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Pray They Say Yes

Photo by jkjen

Photo by jkjen

JP Wilson, Staff Writer

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Once upon a time, the hardest part of asking someone to a dance was building up the courage to go ask that special person that you like, but now asking is so much easier because it no longer requires any courage. Writing a pun on a poster and buying some candy is effortless compared to the stress of exerting enough boldness to ask someone to the dance.

Asking people in person has somehow become an anomaly at Bingham, and even in Utah as a whole. Students used to only use posters and ding-dong-ditching for asking their significant other, or their best friend. This was partially to keep the dances interesting when you go with the same person more than once. This was also because that person already knew that you were going to ask them, so you would use something creative to surprise them. My friends and I, when I lived in Billings, Montana, would never dream of not asking a girl to a dance face-to-face. We still think the lack of personal interaction is crazy. They believe, like I do, that to ask someone who you don’t know very well, you need to see their face and ask them right then and there.

Utah has a tradition of dreaming up the most elaborate ways to ask someone to a dance. People do anything from leaving a poster on their friend’s doorstep to having week-long scavenger hunts just to reveal to a stranger who the person is that asked them. Joseph Hendricks, a junior at Bingham, doesn’t like how crazy the asks can get. He prefers simpler things, like clever posters, because they are still just as fun and less of a hassle. Hendricks said, “It is easier to ask someone who you don’t know very well if you use a poster.”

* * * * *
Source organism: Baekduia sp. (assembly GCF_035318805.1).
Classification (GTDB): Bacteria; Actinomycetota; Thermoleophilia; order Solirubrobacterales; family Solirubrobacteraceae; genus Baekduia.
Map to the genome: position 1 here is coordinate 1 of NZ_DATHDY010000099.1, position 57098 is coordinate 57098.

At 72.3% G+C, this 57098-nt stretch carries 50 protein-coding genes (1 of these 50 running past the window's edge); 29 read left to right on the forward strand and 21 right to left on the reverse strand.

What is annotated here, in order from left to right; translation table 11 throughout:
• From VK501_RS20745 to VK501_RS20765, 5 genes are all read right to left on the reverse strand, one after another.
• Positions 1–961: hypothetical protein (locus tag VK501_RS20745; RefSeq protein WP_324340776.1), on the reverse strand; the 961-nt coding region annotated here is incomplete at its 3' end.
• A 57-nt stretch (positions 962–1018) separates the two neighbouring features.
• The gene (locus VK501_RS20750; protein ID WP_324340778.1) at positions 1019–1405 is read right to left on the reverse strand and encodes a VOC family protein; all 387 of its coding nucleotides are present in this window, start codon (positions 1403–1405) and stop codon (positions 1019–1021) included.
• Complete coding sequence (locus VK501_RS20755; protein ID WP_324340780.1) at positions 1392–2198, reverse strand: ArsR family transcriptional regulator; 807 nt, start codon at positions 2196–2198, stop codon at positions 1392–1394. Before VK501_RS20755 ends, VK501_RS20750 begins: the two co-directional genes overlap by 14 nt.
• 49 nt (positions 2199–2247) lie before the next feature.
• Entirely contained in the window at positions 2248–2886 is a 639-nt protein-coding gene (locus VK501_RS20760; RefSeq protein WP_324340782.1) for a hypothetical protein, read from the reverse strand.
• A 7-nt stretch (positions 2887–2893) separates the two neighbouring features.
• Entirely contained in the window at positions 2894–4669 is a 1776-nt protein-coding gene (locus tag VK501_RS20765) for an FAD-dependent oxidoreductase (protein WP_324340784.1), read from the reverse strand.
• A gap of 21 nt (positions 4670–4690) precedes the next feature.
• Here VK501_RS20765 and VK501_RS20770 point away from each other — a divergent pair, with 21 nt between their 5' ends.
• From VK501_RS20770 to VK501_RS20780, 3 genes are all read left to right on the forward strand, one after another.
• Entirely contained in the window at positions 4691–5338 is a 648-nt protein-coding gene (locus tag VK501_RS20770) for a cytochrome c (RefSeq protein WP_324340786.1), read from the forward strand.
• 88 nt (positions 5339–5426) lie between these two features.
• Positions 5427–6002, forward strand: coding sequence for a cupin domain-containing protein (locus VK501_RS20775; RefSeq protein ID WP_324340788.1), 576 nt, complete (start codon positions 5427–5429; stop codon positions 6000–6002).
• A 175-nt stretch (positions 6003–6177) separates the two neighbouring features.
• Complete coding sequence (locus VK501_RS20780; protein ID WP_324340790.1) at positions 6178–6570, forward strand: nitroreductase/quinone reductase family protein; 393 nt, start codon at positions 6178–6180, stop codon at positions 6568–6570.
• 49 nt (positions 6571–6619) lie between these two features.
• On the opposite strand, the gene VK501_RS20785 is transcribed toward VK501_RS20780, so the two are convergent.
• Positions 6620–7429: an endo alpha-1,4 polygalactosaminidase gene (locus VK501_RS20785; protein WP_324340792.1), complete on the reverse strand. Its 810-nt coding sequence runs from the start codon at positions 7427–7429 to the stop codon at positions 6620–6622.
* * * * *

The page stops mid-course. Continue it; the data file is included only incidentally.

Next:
Just leaving a poster on someone’s doorstep eliminates the nerves of walking up to a pretty girl and confronting them in person. Jillian Jarvis, a senior and the SBO of Activities at Bingham High School, agrees. Jarvis said, “I think it would be harder to ask in person because you would have to confront the person.” But confrontation is the best way to ensure that the dance will be a good one. How are you expected to take someone out on a date if you can’t build up the courage to ask them on that date face-to-face?

Some people do find the fanciness of the asks fun. Jarvis said, “I love how extravagant they [the asks)] can get. It really represents Utah’s uniqueness and creativity.” The extravagant asks do make Utah unique; in most other states, you just walk up to someone, maybe bring some flowers, and ask them on a date to the dance. Jarvis said that dances aren’t like any normal date, so asking in person just won’t do. The more extravagant the ask, the better.

The problem with not asking in person is you don’t get to see the person’s face light up when you ask them. All of the practicing in the mirror and building up courage becomes so worth it when you finally ask the person and see their face brighten and they reply, yes. Next time you ask someone to the dance, try asking them in person; you won’t regret it.

 

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